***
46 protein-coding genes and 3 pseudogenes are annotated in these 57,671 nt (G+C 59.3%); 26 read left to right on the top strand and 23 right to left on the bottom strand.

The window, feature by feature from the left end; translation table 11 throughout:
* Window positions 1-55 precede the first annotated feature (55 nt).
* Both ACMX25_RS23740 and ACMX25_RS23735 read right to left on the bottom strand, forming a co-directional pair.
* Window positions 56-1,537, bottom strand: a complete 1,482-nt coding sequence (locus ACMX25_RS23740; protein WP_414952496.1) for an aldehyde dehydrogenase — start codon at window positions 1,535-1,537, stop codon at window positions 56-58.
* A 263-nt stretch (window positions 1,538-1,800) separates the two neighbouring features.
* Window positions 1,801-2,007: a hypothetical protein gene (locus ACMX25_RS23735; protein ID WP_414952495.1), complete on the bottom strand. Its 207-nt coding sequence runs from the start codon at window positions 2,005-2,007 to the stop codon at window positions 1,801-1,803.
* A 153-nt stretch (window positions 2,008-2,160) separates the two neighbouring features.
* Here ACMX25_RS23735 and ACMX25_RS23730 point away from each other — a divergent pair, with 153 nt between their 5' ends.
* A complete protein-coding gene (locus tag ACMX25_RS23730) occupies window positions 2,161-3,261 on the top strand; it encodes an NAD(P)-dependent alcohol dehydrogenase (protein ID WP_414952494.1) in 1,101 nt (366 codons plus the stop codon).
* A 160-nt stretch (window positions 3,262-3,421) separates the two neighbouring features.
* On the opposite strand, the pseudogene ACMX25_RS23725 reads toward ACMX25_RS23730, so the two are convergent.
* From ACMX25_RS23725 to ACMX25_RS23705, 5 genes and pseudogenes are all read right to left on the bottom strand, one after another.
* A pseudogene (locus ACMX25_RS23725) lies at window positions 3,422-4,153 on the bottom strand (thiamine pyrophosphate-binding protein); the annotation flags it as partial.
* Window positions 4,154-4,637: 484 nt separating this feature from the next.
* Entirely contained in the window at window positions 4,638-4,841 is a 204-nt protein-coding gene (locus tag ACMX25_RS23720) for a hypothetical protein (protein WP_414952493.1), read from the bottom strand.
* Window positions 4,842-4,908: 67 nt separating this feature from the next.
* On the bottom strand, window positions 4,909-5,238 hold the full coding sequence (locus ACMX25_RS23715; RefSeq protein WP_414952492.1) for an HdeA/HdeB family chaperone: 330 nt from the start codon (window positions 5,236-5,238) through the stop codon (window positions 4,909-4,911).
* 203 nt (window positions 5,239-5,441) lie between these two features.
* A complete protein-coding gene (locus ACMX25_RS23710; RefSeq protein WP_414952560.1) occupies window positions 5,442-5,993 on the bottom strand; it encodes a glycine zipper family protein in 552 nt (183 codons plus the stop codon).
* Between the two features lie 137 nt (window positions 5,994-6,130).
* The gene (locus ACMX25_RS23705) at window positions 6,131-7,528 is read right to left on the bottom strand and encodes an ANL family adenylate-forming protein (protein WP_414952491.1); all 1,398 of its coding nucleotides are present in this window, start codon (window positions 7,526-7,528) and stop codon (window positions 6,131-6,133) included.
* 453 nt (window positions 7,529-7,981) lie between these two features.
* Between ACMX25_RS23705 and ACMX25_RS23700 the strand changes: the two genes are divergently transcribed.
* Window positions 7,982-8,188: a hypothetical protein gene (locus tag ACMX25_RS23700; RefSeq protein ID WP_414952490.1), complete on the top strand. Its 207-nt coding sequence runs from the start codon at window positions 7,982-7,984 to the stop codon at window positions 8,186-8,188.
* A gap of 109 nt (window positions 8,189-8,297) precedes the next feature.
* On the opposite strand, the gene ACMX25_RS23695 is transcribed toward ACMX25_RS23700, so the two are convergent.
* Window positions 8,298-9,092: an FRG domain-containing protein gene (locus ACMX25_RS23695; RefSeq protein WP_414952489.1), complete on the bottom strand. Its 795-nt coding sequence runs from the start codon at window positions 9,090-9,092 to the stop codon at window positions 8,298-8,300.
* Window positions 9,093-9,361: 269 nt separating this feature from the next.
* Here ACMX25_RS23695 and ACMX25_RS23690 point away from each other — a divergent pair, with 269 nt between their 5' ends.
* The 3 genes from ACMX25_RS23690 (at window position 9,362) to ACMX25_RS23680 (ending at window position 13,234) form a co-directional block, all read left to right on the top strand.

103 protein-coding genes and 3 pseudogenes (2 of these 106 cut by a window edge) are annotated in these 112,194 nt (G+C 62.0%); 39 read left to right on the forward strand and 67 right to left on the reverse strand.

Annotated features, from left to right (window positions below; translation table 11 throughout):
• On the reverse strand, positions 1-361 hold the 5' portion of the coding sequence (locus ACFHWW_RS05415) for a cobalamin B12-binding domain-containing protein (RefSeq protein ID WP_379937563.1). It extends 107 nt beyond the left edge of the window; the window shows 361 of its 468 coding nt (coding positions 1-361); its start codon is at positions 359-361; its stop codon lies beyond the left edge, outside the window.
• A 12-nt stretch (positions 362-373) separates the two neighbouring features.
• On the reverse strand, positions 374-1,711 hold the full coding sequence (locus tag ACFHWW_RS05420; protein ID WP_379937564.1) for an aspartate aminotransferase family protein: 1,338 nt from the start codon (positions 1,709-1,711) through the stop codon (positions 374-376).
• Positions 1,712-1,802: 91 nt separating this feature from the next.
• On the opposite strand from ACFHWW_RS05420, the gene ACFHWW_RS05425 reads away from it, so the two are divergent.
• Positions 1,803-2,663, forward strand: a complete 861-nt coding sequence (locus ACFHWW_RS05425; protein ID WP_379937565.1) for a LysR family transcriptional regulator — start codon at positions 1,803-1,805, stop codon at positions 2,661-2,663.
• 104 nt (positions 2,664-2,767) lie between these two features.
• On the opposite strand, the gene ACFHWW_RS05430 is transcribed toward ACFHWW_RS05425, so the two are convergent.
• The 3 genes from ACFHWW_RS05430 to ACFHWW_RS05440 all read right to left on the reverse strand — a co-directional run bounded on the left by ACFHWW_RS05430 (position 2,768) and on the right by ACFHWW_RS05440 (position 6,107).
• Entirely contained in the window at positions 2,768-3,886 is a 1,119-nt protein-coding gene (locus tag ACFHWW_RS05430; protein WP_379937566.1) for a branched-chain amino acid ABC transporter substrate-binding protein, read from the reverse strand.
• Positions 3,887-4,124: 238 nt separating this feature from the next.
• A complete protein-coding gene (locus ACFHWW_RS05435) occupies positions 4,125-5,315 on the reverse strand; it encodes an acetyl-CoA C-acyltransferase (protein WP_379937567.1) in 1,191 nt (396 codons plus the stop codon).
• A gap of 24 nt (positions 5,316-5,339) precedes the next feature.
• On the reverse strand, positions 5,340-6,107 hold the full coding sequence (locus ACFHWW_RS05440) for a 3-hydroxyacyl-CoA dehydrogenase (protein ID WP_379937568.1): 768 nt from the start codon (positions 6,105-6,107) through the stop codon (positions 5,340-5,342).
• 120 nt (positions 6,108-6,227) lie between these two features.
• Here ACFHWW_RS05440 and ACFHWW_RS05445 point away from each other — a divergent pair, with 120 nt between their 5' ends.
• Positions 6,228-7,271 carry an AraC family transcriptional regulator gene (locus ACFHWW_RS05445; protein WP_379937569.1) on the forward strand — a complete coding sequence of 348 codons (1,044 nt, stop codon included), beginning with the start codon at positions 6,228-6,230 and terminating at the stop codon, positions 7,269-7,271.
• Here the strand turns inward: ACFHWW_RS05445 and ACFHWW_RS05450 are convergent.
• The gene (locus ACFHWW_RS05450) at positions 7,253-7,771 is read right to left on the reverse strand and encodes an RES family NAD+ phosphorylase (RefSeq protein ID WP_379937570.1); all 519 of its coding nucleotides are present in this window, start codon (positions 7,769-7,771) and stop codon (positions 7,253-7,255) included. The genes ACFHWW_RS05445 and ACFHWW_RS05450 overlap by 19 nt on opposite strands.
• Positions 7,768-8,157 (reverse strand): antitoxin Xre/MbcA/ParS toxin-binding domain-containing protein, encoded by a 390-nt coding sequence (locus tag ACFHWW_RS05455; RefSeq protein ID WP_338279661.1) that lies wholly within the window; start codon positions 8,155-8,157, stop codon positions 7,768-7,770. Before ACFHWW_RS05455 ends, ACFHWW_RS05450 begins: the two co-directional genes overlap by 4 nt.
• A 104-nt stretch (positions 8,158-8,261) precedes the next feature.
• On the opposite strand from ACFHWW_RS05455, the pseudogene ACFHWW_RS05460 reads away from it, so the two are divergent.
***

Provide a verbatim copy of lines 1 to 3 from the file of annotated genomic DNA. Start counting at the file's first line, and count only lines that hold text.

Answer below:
46 protein-coding genes and 3 pseudogenes are annotated in these 57,671 nt (G+C 59.3%); 26 read left to right on the top strand and 23 right to left on the bottom strand.

The window, feature by feature from the left end; translation table 11 throughout:
* Window positions 1-55 precede the first annotated feature (55 nt).